That's one scenario. Here's another: Only a few automobiles in today’s U.S. fleet meet new federal fuel economy standards. In 2025, when all cars meet the regulations, U.S. gasoline consumption should decline 20 percent further. The European Union, China and India have all recently adopted even tougher fuel standards. If the Barack Obama administration adopts ambitious fuel economy targets for trucks, other markets will follow.
The decline of driving may also have staying power; many in the auto industry are treating it not as a fluke, but as a global downshift. In the U.S. and around the world, young people are seeking more urban, less auto-dependent, living. Moreover, when they do drive, more will be driving electric vehicles, which are already cheaper to own and operate in states where auto companies offer their best lease terms. Major truck fleets, including FedEx, have committed to switching their long-haul trucking from diesel to natural gas.
If big oil importers -- China, Europe, India, Japan and the U.S. -- accelerate their efforts to break oil’s monopoly as a transportation fuel, global consumption will decline even in robust times, fostering a virtuous cycle: Cutting oil’s price to $60 a barrel from $120 a barrel amounts to a trillion-dollar economic boost for oil-importing nations.
The biggest risk is complacency. With prices well below $100, nations and consumers could easily delude themselves into believing that oil is a safe monopoly fuel -- that we don’t really need to build infrastructure for electric and natural-gas vehicles and that continued progress on fuel economy is too burdensome. That would be devastating to global prosperity, climate and geopolitics. (Reinvigorating Vladimir Putin just when cheaper oil is defanging him would be especially stupid.) Instead, we need more policies such as California’s low-carbon fuel standard to accelerate the transition from oil dependence even as oil grows cheaper.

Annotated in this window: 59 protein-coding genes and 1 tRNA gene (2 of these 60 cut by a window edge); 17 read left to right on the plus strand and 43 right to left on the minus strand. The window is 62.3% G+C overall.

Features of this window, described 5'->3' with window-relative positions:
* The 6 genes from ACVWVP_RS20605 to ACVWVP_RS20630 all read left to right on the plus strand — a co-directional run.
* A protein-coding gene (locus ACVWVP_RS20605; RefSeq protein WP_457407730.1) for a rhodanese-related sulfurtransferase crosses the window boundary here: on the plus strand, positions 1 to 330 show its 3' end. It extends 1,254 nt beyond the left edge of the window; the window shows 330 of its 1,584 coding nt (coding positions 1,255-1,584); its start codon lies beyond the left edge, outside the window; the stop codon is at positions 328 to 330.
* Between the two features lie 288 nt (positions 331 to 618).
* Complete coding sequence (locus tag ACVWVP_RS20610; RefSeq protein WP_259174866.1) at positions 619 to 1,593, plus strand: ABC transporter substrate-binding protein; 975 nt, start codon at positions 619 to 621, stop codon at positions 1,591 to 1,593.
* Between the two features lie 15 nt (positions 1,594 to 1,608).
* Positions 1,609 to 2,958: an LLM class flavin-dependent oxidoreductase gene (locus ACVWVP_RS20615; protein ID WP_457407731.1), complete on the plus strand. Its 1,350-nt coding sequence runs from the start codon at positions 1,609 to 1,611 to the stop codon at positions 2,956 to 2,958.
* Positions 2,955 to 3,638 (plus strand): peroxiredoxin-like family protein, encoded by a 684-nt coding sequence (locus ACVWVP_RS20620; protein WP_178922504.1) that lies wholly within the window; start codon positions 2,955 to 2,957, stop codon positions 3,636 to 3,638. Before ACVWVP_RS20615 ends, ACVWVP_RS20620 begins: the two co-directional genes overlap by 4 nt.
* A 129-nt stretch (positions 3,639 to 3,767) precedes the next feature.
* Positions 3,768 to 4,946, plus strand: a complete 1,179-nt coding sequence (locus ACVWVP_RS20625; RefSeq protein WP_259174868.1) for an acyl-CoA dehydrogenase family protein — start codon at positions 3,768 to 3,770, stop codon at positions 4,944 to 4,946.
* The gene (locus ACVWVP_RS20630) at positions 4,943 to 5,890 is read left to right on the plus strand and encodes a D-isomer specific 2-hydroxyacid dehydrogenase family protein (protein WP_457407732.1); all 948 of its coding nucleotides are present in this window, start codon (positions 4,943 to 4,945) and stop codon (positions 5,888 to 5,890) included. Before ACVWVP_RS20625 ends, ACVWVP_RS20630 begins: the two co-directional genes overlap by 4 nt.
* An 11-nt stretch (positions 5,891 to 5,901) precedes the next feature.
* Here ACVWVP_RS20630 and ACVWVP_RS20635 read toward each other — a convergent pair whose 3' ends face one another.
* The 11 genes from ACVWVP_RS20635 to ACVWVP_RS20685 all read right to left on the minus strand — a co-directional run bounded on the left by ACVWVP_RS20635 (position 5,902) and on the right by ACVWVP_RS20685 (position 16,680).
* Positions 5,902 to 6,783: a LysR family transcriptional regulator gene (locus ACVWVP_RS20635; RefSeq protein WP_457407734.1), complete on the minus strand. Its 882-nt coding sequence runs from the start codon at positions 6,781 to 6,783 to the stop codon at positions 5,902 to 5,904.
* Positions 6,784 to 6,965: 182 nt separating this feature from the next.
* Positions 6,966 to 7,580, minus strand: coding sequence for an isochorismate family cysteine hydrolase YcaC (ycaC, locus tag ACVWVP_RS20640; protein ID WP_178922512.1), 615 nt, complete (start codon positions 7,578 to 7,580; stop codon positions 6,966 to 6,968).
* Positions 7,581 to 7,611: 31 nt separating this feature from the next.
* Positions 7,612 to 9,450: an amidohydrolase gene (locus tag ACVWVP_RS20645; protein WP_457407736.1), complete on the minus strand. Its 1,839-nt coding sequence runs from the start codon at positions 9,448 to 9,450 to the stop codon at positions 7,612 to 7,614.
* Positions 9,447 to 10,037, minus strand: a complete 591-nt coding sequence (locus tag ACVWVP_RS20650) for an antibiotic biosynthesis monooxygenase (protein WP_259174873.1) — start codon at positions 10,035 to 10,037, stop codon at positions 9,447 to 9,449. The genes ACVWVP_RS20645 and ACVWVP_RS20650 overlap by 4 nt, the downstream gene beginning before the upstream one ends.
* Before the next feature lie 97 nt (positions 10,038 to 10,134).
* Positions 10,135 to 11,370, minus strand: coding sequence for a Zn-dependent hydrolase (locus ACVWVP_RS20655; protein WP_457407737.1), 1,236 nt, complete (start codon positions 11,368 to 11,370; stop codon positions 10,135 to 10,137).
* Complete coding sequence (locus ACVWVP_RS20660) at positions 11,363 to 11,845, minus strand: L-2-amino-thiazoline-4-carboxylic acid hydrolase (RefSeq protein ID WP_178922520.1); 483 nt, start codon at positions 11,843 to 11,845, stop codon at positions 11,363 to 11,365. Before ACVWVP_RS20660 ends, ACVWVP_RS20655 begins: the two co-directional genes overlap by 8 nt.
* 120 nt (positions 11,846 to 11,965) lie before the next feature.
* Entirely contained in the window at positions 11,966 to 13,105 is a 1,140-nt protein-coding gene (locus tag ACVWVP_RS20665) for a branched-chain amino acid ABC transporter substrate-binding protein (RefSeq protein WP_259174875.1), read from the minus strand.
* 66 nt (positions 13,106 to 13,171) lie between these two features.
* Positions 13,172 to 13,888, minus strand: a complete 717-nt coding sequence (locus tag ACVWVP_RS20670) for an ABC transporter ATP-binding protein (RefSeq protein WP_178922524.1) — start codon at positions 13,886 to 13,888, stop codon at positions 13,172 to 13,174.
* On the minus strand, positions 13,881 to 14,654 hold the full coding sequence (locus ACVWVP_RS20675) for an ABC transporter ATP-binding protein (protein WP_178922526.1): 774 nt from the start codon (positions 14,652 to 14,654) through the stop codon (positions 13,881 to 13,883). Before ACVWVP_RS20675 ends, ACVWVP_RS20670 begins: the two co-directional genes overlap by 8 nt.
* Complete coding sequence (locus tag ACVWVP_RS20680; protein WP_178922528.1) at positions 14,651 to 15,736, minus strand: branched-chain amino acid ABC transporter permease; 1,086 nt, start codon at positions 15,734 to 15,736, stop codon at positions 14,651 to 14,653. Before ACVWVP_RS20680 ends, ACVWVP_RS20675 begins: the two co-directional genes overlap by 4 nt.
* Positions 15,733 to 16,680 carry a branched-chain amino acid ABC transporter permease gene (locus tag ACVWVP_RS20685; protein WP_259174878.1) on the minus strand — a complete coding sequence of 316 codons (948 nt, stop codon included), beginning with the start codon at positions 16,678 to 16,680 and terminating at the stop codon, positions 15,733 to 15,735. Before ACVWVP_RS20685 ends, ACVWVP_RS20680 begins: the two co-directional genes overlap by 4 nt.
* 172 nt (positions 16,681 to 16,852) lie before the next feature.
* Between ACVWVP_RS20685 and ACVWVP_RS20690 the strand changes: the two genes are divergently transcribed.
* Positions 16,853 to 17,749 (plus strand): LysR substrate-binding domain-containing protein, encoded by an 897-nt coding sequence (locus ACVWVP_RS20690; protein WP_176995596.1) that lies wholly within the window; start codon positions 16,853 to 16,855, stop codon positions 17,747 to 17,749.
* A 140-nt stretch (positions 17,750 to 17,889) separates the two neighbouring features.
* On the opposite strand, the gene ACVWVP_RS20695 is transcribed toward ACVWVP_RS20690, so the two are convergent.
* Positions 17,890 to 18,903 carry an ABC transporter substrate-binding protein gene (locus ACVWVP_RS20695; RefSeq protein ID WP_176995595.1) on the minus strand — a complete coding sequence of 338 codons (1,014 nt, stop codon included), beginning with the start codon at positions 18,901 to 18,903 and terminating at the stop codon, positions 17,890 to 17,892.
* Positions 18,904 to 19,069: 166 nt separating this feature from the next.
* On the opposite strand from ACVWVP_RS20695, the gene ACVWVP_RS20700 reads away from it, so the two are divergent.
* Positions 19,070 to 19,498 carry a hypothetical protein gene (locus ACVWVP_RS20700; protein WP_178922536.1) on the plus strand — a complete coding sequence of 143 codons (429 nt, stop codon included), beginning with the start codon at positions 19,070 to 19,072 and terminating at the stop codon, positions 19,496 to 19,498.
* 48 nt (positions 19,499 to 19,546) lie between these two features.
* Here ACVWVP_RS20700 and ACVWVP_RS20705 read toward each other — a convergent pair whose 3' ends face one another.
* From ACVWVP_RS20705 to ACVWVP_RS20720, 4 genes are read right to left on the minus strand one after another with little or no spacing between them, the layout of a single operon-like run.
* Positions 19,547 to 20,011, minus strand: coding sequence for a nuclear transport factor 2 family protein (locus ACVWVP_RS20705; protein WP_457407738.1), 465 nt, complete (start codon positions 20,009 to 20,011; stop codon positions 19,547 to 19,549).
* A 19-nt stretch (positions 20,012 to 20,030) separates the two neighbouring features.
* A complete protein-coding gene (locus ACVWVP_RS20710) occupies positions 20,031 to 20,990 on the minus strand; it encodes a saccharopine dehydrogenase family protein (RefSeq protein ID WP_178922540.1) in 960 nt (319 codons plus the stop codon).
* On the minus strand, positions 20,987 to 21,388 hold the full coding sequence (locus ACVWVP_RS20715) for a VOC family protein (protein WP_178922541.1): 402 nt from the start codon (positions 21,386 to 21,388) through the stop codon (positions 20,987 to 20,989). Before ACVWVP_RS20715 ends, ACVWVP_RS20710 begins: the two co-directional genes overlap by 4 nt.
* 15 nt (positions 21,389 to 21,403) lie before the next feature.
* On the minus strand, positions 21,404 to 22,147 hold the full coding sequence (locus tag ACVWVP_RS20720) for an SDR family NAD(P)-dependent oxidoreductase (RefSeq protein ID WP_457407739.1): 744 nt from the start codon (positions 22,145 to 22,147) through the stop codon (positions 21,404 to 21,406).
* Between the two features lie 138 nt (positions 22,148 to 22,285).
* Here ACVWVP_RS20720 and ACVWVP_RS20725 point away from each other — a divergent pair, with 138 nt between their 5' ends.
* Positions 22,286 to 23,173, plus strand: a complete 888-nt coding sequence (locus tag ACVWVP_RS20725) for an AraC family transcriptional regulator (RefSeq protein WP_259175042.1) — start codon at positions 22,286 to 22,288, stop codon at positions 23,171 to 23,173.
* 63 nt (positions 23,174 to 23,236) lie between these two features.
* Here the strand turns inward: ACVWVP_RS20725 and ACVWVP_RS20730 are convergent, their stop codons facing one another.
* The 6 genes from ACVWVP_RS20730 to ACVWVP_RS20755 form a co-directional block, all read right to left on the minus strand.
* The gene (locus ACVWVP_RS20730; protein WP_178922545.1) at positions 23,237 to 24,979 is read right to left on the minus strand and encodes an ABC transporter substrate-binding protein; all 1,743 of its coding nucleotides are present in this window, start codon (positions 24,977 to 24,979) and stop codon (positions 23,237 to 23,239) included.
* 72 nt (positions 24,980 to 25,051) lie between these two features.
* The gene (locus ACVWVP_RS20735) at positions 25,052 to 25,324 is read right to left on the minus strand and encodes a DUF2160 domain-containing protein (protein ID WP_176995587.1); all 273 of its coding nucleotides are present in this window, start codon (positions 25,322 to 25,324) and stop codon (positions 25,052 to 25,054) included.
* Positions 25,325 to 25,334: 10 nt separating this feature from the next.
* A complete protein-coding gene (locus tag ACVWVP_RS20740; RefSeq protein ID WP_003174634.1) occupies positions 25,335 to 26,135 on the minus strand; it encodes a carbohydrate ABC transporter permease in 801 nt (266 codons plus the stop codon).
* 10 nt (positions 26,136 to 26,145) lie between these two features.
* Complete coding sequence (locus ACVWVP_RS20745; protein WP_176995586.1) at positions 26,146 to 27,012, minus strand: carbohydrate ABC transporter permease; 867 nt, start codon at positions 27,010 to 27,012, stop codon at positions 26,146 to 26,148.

Oil as transportation fuel will be around for a few more decades. But oil as a hazardous monopoly fuel is now merely one of multiple options. It’s up to us: We have choices -- cars powered by electricity or natural gas, and public transportation systems that render cars superfluous in densely populated zones. We can unhitch economic growth from oil, making our climate more stable and our economies richer. We can leave oil's tyranny behind.
This column does not necessarily reflect the opinion of Bloomberg View's editorial board or Bloomberg LP, its owners and investors.
To contact the author on this story:
Carl Pope at Carldpope@gmail.com
To contact the editor on this story:
Francis Wilkinson at firstname.lastname@example.org